How to create a low highlight behind your text

Wondering how to create that cool low highlight that you see behind headings and links all around the interwebs? Then keep reading 'cause I'm gonna show you how to nail it!

We're going to be adding the highlight background to one word in a heading, to the entire heading and to links inside the body text so you can get a pretty broad idea of how to set it up.

Related: want to better understand and learn more about applying these CSS tricks to your Squarespace site? Then enroll in the FREE 7-day code training!

 

Adding a low highlight to your headings

Highlighting one word

Let's say you want to add a nice big h1 to your homepage and highlight just one word, it's going to say: "This is my awesome heading" with the word awesome highlighted.

Since we need to target just ONE word, we need to create the h1 inside a code block like so:

<h1> This is my awesome heading </h1>
Creating an h1 inside a code block

 

Next, we're going to surround our chosen word with a span tag:

<h1> This is my <span> awesome </span> heading </h1>
Selecting one word inside an h1 in a code block

 

This way, we're going to be able to give our word a specific class we can target through CSS to style it however we like! I'm naming mine highlight

<h1> This is my <span class="highlight"> awesome </span> heading </h1>
Adding a specific class to a word in an h1 inside a code block

Pro tip: you can use id instead of class if you're not going to use the highlight class more than once per page. I rather keep it as class since I tend to change my mind and apply the same style everywhere!

 

Perfect! Now, we can hop onto our Custom CSS window and style away.

And here's the trick to achieve that highlight effect: we'll use a gradient background!

 

Let's target our class

.highlight {
}

 

Now, let's set the background property with the linear-gradient function (I talk more about it in this tutorial to add half backgrounds to index sections)

 

Briefly, what we're going to set is the angle to 180 degrees so the "gradient" is horizontal, make the first color transparent and set it to half the background, and add the color of our choice as the other half.

.highlight {
  background: linear-gradient(180deg,rgba(255,255,255,0) 50%, #FFD0AE 50%);
}
Adding a low highlight to a word inside an h1 in Squarespace

 

Ta-dá! That's all there is to it.

 

Pro tip: to display more or less of the highlight, play with the coverage percentages (50%) but make sure that you set both to the same number to avoid a blurry line, unless that's what you're going for!

 

Highlighting the entire heading

If you don't want to highlight just one word but the entire phrase, then you can either:

A. Keep using the code block and add the class to the h1 instead, and remove the span

<h1 class="highlight"> This is my awesome heading </h1> 

 

B. If you're using an index page, stick with Squarespace's heading dropdown and target it through the section's url to give it the background style! It will look something like this in your Custom CSS window:

#sectionurl h1 {
  background: linear-gradient(180deg, rgba(255,255,255,0) 65%, #FFD0AE 65%);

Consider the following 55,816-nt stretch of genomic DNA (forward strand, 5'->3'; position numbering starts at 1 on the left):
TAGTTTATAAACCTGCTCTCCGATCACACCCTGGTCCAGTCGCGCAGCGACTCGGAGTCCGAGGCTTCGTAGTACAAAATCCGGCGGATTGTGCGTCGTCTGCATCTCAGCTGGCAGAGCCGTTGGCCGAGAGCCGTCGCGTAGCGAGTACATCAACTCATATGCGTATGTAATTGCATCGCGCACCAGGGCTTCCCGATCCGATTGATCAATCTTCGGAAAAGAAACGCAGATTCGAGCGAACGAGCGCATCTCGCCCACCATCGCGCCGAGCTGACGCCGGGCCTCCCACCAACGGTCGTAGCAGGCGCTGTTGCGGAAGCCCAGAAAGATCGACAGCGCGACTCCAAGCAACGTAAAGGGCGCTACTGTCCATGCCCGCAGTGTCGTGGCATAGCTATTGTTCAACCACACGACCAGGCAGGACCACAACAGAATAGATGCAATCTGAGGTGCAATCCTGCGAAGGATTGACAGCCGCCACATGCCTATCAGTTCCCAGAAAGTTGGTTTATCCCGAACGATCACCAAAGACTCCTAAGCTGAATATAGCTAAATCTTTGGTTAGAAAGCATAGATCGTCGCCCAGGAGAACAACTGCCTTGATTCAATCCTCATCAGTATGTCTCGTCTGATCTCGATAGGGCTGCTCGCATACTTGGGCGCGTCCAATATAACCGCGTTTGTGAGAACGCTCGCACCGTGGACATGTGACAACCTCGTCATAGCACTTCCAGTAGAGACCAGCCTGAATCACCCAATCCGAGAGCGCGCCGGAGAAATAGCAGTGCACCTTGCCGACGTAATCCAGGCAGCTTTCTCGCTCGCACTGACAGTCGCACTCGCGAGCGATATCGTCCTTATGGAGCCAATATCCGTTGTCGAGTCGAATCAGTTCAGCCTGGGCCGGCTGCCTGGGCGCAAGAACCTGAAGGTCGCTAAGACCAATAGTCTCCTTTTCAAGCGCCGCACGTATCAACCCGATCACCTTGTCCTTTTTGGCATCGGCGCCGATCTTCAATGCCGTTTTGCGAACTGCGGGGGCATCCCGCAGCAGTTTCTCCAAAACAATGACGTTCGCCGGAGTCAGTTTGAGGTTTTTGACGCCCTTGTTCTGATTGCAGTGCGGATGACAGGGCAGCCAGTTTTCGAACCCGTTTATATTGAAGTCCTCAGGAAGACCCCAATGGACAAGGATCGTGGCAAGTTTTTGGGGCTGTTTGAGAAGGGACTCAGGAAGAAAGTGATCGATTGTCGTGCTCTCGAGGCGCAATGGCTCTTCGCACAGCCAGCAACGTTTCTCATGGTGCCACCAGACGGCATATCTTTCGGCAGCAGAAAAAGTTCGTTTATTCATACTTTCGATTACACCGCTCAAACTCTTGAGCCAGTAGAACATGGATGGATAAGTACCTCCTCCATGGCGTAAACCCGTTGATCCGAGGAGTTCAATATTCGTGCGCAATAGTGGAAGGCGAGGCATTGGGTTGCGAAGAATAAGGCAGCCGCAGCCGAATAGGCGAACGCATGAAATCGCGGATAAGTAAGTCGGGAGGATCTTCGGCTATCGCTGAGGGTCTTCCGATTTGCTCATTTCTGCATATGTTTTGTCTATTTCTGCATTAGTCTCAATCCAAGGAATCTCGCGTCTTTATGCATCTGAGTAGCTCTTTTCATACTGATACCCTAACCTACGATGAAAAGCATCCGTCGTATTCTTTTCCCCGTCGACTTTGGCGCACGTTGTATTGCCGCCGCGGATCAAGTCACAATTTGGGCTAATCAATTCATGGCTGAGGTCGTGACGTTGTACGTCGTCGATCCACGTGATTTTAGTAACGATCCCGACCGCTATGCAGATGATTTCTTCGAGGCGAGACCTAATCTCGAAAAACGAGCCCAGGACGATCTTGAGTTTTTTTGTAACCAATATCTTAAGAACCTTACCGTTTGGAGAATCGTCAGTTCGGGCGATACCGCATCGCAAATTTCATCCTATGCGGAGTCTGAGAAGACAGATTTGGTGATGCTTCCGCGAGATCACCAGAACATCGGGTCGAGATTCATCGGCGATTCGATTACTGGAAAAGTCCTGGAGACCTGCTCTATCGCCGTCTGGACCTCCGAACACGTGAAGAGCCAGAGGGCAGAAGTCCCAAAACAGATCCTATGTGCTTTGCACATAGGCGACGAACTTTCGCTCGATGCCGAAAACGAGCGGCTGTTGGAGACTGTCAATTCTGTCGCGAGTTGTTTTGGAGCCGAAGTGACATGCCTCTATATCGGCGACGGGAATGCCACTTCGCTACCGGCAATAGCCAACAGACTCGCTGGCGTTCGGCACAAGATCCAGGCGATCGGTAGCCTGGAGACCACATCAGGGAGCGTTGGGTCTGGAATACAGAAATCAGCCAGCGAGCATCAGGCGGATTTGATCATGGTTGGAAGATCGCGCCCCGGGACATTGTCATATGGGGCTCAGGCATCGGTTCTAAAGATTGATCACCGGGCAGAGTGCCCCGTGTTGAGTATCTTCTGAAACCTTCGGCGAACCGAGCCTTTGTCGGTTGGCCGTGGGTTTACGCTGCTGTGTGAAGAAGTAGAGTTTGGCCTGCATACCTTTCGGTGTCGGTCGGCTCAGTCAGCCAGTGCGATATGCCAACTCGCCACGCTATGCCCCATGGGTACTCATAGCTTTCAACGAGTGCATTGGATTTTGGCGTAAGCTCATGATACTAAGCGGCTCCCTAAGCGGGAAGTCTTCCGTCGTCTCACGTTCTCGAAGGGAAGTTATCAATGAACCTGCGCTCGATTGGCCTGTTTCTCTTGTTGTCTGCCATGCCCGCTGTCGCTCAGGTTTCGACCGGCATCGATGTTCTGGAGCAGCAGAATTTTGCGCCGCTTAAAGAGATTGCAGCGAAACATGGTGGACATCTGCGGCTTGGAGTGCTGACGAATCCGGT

}

 

C. If you want to do it across your entire site, simply add the background to all your headings 1, 2 or 3

h1 {
  background: linear-gradient(180deg, rgba(255,255,255,0) 65%, #FFD0AE 65%);
} 

 

Regardless of the path you choose, you may find yourself with a little problem when doing this:

Background extending beyond the h1 in Squarespace
Background only behind the last word of the h1 in Squarespace

 

As you can see in the images above, the background highlight is expanding beyond the actual text and just appearing behind the last word when the heading breaks into two lines.

 

The issue here is that your h1 is set as a block level element, therefore your browser is considering the width of the entire container as the guide for the background size.

What we need to do is switch it to display: inline; so it uses the content – the heading itself – as the guide to place the background and set its width.

h1 {
  background: linear-gradient(180deg, rgba(255,255,255,0) 65%, #FFD0AE 65%);
  display: inline;
}
Adding a background highlight to each line of text in an h1

 

There we go!

 

Adding a low highlight to your links

If you choose to highlight the links across your entire site, then you'll need to do something very similar to option C above, and target your elements like so:

a {
  background: linear-gradient(180deg, rgba(255,255,255,0) 65%, #FFD0AE 65%);
}
Adding a background to links in Squarespace

 

However, this adds the highlight to ALL links on your site, so if you want to limit it to just your copy links, simply indicate that you're targeting all links that are inside a paragraph element, like so:

p a {
  background: linear-gradient(180deg, rgba(255,255,255,0) 65%, #FFD0AE 65%);
}
Screen Shot 2018-08-21 at 8.23.53 AM.png

 

Good!

I'll also remove the underline from the body links that Squarespace automatically adds as a bottom border.

p a {
  background: linear-gradient(180deg, rgba(255,255,255,0) 65%, #FFD0AE 65%);
  border-bottom: none !important;
}
Adding a background highlight to body text links in Squarespace

 

And there you go! Now you can add a low highlight to the text on your site to make it stand out and match your brand.

 

Until next time,

B.

 

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